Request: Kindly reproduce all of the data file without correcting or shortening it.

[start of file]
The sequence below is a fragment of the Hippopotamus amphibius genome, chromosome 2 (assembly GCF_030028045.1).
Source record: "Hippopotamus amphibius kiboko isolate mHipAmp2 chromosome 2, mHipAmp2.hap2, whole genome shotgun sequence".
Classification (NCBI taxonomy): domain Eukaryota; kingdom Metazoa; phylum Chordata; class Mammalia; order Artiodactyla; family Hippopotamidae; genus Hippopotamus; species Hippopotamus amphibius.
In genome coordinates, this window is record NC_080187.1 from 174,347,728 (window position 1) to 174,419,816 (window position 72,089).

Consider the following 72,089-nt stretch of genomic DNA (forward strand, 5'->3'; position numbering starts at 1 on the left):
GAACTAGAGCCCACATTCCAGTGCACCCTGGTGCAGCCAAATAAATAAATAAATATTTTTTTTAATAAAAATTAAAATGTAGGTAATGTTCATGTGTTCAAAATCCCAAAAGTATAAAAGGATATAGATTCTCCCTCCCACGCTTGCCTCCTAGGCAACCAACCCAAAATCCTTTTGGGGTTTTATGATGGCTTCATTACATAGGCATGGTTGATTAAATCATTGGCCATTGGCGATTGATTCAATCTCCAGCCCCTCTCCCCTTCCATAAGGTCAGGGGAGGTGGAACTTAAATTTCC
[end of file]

The sequence below is a fragment of the Hippopotamus amphibius genome, chromosome 2 (assembly GCF_030028045.1).
Source record: "Hippopotamus amphibius kiboko isolate mHipAmp2 chromosome 2, mHipAmp2.hap2, whole genome shotgun sequence".
Classification (NCBI taxonomy): domain Eukaryota; kingdom Metazoa; phylum Chordata; class Mammalia; order Artiodactyla; family Hippopotamidae; genus Hippopotamus; species Hippopotamus amphibius.
In genome coordinates, this window is record NC_080187.1 from 174,347,728 (window position 1) to 174,419,816 (window position 72,089).

Consider the following 72,089-nt stretch of genomic DNA (forward strand, 5'->3'; position numbering starts at 1 on the left):
GAACTAGAGCCCACATTCCAGTGCACCCTGGTGCAGCCAAATAAATAAATAAATATTTTTTTTAATAAAAATTAAAATGTAGGTAATGTTCATGTGTTCAAAATCCCAAAAGTATAAAAGGATATAGATTCTCCCTCCCACGCTTGCCTCCTAGGCAACCAACCCAAAATCCTTTTGGGGTTTTATGATGGCTTCATTACATAGGCATGGTTGATTAAATCATTGGCCATTGGCGATTGATTCAATCTCCAGCCCCTCTCCCCTTCCATAAGGTCAGGGGAGGTGGAACTTAAATTTCC